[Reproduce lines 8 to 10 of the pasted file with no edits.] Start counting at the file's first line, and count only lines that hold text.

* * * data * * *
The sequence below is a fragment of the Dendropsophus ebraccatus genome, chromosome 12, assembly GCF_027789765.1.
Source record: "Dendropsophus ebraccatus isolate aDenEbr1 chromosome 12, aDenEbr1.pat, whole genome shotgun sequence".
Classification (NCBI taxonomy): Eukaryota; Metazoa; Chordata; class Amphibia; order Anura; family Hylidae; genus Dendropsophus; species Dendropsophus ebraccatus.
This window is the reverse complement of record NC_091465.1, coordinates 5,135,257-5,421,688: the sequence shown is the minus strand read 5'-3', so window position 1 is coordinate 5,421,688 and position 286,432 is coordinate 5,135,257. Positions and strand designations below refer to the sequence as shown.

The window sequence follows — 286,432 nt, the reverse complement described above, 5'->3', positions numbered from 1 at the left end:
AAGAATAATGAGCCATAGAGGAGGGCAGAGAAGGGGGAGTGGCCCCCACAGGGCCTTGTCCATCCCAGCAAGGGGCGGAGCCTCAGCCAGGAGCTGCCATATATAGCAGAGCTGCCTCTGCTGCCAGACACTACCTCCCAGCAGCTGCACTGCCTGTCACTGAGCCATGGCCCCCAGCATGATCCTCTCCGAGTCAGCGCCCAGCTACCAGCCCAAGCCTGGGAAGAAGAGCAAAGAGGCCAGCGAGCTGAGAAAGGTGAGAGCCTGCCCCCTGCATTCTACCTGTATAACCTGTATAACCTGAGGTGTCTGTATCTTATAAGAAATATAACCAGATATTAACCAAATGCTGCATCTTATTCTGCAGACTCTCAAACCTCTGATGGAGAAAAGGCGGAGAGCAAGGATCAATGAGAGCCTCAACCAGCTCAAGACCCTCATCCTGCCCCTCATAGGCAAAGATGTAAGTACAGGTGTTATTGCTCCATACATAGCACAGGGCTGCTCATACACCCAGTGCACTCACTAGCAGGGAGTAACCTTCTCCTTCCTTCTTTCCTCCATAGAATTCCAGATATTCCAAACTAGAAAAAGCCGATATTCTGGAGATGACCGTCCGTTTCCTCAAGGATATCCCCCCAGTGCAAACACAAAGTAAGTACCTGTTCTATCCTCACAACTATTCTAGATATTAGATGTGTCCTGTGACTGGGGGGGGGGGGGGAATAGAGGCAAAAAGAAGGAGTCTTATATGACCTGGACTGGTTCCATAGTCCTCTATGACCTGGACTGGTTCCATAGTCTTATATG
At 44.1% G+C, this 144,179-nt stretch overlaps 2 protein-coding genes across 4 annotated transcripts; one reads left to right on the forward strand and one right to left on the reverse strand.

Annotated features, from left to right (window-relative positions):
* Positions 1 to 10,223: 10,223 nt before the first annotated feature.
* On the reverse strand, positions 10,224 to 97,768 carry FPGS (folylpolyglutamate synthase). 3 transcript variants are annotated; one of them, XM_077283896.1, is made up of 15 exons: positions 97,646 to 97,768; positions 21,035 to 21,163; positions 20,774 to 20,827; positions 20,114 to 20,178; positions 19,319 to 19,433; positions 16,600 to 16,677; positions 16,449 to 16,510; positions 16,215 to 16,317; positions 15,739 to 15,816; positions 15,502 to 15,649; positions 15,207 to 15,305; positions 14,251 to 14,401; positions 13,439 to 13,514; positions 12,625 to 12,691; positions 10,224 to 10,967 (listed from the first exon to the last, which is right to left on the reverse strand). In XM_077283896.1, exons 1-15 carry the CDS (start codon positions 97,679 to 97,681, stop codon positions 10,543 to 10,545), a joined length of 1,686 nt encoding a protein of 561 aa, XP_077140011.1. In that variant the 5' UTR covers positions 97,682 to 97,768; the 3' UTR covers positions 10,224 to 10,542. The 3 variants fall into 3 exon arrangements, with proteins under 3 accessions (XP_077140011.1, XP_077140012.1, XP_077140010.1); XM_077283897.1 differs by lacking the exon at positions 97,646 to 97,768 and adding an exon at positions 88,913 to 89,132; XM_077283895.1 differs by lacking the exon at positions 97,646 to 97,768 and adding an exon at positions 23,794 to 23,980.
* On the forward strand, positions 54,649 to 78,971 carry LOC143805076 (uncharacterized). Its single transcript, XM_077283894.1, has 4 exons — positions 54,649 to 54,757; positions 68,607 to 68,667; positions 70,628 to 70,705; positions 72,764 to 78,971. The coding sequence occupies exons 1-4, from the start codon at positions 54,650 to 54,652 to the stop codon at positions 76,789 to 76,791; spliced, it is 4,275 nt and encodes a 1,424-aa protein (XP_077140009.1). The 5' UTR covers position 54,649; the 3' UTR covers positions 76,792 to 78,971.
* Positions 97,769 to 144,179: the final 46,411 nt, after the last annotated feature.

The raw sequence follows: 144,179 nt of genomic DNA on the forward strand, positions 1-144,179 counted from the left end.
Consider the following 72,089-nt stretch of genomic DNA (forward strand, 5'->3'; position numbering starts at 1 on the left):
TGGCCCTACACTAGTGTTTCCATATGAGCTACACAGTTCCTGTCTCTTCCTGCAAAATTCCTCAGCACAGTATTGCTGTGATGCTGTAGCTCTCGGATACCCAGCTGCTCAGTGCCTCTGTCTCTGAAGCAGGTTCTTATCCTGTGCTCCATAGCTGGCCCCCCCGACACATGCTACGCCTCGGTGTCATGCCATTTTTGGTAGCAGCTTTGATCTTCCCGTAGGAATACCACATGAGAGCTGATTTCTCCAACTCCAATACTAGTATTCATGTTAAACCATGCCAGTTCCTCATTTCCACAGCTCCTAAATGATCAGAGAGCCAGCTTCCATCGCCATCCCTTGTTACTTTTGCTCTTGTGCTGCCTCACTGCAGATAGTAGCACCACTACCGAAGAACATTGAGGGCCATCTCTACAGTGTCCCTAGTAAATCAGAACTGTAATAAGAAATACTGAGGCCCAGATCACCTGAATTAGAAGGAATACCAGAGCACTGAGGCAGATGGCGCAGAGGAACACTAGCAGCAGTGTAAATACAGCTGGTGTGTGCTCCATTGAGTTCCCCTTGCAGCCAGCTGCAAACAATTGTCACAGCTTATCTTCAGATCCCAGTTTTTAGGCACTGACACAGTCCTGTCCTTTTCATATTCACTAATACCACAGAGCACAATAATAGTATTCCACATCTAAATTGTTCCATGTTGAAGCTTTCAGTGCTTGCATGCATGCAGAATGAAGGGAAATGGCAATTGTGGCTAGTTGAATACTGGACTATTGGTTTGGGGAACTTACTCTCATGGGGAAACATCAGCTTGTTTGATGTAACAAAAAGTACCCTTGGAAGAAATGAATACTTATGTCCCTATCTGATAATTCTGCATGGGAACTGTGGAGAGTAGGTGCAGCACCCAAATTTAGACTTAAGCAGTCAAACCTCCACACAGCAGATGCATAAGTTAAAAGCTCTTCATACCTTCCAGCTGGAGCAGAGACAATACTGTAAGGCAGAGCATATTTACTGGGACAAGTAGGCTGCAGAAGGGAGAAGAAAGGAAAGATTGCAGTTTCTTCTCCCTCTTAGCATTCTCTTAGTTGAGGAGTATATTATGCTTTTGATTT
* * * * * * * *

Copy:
Annotated features, from left to right (window-relative positions):
* Positions 1 to 10,223: 10,223 nt before the first annotated feature.
* On the reverse strand, positions 10,224 to 97,768 carry FPGS (folylpolyglutamate synthase). 3 transcript variants are annotated; one of them, XM_077283896.1, is made up of 15 exons: positions 97,646 to 97,768; positions 21,035 to 21,163; positions 20,774 to 20,827; positions 20,114 to 20,178; positions 19,319 to 19,433; positions 16,600 to 16,677; positions 16,449 to 16,510; positions 16,215 to 16,317; positions 15,739 to 15,816; positions 15,502 to 15,649; positions 15,207 to 15,305; positions 14,251 to 14,401; positions 13,439 to 13,514; positions 12,625 to 12,691; positions 10,224 to 10,967 (listed from the first exon to the last, which is right to left on the reverse strand). In XM_077283896.1, exons 1-15 carry the CDS (start codon positions 97,679 to 97,681, stop codon positions 10,543 to 10,545), a joined length of 1,686 nt encoding a protein of 561 aa, XP_077140011.1. In that variant the 5' UTR covers positions 97,682 to 97,768; the 3' UTR covers positions 10,224 to 10,542. The 3 variants fall into 3 exon arrangements, with proteins under 3 accessions (XP_077140011.1, XP_077140012.1, XP_077140010.1); XM_077283897.1 differs by lacking the exon at positions 97,646 to 97,768 and adding an exon at positions 88,913 to 89,132; XM_077283895.1 differs by lacking the exon at positions 97,646 to 97,768 and adding an exon at positions 23,794 to 23,980.